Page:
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Preparation and characterization of magnesium stearate, cobalt stearate, and copper stearate and their effects on poly(vinyl chloride) dehydrochlorination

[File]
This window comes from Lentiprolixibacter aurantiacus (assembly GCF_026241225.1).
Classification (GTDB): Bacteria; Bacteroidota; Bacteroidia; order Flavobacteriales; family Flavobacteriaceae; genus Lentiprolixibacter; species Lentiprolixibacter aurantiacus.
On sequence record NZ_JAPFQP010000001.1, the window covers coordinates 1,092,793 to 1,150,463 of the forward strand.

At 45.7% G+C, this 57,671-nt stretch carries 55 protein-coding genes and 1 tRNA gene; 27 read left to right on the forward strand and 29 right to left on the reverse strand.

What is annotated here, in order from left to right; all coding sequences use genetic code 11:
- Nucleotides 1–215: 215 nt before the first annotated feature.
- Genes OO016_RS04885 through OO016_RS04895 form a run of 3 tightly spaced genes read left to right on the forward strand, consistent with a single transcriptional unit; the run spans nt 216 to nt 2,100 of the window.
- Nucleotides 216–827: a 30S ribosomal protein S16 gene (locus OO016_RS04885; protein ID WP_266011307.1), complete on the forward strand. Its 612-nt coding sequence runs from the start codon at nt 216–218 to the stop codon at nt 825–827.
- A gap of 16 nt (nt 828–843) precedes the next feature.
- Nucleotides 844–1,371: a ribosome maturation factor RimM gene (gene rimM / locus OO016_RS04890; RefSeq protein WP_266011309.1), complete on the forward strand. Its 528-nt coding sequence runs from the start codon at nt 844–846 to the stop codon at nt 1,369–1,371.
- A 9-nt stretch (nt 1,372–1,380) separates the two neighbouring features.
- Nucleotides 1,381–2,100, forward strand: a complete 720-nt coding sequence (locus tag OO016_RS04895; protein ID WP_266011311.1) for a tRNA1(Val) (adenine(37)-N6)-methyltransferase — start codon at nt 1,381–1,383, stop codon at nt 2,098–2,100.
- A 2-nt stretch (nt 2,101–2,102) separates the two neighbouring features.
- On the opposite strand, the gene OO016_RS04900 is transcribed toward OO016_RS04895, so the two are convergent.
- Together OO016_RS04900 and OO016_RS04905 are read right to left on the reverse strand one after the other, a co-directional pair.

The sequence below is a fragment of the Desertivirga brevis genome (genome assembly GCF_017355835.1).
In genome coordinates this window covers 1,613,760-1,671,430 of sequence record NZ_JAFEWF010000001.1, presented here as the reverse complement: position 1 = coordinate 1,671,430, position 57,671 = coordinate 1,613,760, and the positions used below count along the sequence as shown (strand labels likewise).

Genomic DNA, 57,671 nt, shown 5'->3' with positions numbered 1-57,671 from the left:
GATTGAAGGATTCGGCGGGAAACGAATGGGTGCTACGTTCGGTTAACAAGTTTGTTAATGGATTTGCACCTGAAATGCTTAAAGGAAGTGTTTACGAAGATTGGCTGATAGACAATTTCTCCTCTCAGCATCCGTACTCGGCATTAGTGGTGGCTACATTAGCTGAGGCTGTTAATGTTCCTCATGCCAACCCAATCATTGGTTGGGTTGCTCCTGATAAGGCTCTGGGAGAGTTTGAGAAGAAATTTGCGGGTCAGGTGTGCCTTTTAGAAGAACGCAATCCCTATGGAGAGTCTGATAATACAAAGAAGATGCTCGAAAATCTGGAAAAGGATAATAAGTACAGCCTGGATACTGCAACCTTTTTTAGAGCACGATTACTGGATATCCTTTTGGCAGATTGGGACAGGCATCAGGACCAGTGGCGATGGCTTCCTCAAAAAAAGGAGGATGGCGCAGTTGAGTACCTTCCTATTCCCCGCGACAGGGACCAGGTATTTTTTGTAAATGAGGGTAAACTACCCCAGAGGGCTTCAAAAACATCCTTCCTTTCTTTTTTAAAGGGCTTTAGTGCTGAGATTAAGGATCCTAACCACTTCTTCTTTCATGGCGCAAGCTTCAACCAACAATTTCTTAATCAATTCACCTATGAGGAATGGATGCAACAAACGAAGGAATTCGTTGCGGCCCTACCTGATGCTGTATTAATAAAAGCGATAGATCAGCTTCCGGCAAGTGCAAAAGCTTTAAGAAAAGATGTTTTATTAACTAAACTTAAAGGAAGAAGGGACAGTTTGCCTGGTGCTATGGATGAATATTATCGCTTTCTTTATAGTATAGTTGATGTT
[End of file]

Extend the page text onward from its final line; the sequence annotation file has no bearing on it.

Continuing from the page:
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Preparation and characterization of pure metal soaps and investigation of their effects on poly(vinyl chloride) (PVC) dehydrochlorination were the objectives of the present study. Magnesium stearate (MgSt2), cobalt stearate (CoSt2), and copper stearate (CuSt2) were prepared by a precipitation method. An aqueous sodium stearate (NaSt) solution was mixed at 500 rpm with respective metal salt solutions at 75oC. The precipitates that formed were collected by filtration, washed with water, and ultimately dried at 105oC under reduced pressure. Lamellar crystals that melted on heating were obtained. Solid-liquid phase transitions were observed by optical microscopy at 160oC, 159oC, and 117oC for MgSt2, CoSt2, and CuSt2, respectively. However, the melting points of MgSt2, CoSt2, and CuSt2 were determined as 115oC, 159oC, and 111oC, respectively, by analysis by differential scanning calorimetry. The onset temperature of the mass loss was the lowest at 255oC for CuSt2 and the lowest activation energy for thermal decomposition was 18 kJ/mol for CuSt2. CoSt2 was effective in extending the induction time of PVC dehydrochlorination at both 140oC and 160oC. The activation energy calculated from stability time decreased from 175 kJ/mol for a blank PVC sample to 114, 105, and 107 kJ/mol for MgSt2, CoSt2, and CuSt2-containing PVC samples, respectively. All three metal soaps accelerated the dehydrochlorination of PVC. J. VINYL ADDIT. TECHNOL., 21:235-244, 2015.